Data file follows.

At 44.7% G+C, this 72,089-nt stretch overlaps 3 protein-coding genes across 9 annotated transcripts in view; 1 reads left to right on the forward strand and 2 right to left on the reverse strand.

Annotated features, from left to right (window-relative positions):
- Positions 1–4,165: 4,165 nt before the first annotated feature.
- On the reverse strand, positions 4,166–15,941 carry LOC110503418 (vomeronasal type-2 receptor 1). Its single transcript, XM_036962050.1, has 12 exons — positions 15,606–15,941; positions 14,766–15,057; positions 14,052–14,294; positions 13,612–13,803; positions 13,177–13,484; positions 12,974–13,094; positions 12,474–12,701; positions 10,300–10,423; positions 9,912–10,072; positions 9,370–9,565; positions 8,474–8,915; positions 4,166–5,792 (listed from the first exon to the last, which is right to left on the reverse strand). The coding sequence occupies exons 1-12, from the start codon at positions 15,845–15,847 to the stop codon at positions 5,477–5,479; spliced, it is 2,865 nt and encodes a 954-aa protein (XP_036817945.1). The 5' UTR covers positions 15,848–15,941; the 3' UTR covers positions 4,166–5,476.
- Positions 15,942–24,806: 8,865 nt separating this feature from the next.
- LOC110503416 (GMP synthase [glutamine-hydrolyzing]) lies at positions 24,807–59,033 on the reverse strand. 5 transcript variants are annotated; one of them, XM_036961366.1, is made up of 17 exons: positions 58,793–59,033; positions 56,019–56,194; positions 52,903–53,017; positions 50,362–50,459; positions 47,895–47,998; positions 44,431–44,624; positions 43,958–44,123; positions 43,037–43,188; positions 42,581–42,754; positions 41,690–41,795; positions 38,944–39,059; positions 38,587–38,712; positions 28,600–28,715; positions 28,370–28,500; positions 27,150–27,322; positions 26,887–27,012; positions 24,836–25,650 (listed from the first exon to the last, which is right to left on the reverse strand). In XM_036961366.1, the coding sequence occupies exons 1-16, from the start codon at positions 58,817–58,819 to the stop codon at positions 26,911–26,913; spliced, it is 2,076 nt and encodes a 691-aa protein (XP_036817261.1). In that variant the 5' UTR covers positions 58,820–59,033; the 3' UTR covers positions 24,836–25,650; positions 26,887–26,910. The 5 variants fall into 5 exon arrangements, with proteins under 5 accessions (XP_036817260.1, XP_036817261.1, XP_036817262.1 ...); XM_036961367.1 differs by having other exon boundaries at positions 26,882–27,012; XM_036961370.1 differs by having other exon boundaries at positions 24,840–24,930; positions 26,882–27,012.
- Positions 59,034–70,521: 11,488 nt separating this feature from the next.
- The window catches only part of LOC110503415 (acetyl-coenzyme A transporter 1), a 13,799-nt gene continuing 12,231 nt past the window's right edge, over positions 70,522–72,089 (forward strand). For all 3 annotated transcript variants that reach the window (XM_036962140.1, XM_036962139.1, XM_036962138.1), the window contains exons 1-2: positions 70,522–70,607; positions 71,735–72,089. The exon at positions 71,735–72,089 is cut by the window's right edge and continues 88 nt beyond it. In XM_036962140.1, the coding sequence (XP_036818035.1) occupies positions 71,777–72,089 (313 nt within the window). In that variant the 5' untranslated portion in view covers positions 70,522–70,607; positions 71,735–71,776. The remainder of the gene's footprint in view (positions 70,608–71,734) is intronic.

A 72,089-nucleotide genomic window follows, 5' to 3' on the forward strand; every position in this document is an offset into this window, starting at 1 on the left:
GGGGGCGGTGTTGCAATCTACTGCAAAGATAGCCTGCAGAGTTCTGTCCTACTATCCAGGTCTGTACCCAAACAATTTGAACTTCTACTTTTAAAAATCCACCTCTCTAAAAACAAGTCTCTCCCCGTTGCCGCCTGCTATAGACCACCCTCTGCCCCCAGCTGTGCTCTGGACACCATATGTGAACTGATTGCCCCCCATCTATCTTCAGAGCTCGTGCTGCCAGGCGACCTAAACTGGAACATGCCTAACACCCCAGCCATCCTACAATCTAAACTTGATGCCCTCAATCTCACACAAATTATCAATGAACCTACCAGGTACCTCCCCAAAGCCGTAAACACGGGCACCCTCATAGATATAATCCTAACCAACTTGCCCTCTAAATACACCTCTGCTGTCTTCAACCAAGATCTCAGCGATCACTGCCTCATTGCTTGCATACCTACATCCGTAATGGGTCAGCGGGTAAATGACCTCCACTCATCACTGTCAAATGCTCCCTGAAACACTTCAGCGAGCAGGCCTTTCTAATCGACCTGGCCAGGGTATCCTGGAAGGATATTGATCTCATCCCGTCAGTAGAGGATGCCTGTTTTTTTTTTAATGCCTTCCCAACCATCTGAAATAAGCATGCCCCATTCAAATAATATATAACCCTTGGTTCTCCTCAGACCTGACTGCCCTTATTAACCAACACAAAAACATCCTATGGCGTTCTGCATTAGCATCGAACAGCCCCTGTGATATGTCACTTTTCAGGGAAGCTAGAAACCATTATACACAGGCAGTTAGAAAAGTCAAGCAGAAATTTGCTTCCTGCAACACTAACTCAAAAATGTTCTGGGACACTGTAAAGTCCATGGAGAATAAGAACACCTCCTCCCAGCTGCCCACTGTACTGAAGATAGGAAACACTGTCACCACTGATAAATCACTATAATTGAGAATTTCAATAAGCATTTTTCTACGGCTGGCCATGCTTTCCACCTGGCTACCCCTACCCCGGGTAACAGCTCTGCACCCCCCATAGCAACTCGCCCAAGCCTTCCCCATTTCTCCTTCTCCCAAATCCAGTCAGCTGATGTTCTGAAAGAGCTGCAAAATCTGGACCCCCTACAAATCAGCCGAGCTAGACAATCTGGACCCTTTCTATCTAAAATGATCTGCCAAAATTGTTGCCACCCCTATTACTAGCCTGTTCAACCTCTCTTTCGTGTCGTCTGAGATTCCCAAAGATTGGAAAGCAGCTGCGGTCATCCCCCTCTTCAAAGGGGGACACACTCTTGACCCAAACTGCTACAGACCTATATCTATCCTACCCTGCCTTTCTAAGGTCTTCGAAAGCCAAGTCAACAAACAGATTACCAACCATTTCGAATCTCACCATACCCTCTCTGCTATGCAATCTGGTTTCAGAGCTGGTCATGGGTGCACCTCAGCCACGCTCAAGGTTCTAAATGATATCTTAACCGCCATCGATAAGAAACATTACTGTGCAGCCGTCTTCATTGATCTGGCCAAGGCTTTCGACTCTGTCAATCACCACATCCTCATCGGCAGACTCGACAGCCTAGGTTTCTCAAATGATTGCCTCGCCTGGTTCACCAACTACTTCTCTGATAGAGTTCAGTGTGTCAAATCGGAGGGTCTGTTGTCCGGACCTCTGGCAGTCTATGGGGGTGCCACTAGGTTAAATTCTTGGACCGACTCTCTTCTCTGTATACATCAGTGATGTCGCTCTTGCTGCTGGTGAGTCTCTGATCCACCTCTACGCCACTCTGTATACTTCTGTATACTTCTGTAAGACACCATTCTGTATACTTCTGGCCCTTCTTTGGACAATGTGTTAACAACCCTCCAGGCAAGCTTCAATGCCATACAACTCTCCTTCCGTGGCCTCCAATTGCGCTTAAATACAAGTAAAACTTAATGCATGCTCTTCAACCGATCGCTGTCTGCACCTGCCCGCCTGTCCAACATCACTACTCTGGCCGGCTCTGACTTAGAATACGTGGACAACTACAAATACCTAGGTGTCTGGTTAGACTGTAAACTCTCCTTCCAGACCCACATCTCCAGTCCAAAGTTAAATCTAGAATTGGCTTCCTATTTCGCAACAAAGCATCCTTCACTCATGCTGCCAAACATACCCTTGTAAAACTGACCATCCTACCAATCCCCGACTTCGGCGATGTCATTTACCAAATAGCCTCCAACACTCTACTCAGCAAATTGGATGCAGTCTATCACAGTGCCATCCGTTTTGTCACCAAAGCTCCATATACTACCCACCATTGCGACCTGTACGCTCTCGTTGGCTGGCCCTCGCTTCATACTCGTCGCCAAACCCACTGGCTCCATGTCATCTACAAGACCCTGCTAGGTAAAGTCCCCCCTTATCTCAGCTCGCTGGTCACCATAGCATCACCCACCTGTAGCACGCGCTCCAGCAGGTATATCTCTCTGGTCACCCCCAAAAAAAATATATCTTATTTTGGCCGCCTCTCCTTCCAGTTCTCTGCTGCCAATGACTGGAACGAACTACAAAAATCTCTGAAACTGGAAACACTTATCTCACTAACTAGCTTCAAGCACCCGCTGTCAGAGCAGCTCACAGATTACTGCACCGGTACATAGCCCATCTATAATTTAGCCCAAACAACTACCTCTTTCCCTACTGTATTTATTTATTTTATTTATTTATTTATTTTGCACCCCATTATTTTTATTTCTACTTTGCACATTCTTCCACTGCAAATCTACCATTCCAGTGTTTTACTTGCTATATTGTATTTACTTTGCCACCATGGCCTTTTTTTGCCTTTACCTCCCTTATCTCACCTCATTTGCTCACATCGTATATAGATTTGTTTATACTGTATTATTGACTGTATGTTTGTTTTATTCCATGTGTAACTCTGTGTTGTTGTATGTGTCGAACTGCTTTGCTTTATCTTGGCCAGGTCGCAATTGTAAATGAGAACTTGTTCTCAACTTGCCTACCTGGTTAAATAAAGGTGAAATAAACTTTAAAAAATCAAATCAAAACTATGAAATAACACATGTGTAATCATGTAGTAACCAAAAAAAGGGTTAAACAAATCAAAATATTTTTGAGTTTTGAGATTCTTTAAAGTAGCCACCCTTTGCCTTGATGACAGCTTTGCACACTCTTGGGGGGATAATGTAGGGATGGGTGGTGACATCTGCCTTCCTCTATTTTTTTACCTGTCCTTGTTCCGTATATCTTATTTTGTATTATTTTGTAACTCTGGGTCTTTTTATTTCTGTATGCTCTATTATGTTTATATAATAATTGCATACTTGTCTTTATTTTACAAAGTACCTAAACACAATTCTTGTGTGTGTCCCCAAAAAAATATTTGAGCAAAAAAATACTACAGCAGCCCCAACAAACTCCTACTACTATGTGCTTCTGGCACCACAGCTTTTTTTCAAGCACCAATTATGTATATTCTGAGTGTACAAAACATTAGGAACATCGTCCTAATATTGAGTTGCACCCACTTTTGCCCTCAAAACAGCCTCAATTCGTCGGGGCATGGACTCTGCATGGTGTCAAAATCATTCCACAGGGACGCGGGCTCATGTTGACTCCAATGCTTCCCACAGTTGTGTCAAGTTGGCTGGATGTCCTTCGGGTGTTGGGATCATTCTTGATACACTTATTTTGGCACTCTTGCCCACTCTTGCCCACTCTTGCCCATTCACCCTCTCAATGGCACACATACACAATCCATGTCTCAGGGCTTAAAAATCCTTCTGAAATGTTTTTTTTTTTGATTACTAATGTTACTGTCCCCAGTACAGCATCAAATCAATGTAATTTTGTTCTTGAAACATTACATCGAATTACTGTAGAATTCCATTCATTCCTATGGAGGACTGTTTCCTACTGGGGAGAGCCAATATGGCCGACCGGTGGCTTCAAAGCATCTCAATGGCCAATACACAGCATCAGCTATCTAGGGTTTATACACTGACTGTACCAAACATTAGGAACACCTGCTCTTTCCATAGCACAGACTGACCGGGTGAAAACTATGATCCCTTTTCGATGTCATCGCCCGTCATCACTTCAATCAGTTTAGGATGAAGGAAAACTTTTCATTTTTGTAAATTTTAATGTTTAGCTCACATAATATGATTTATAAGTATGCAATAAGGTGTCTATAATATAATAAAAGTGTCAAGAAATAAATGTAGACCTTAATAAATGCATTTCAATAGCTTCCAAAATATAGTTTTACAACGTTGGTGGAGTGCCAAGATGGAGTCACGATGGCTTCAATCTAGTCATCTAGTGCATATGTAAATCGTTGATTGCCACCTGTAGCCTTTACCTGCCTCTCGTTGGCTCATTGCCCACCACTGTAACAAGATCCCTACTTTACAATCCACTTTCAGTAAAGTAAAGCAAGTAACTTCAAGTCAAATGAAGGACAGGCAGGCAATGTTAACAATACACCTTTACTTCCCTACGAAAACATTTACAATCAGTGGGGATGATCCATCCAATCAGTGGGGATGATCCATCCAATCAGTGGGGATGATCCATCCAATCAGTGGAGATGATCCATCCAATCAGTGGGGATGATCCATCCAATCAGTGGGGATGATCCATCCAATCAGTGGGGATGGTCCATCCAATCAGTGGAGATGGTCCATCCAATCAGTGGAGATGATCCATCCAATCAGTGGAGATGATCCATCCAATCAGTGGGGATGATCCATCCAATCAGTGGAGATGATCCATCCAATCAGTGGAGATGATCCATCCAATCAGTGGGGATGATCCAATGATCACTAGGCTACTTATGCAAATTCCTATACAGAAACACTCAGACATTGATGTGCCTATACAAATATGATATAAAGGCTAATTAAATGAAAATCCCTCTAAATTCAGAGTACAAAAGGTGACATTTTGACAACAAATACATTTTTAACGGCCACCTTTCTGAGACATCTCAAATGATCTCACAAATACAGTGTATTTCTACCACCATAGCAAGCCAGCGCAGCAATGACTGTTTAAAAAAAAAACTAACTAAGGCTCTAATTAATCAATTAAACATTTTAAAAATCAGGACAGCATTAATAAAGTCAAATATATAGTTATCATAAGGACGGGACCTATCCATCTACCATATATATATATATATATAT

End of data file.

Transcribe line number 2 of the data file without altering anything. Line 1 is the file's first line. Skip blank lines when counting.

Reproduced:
Annotated features, from left to right (window-relative positions):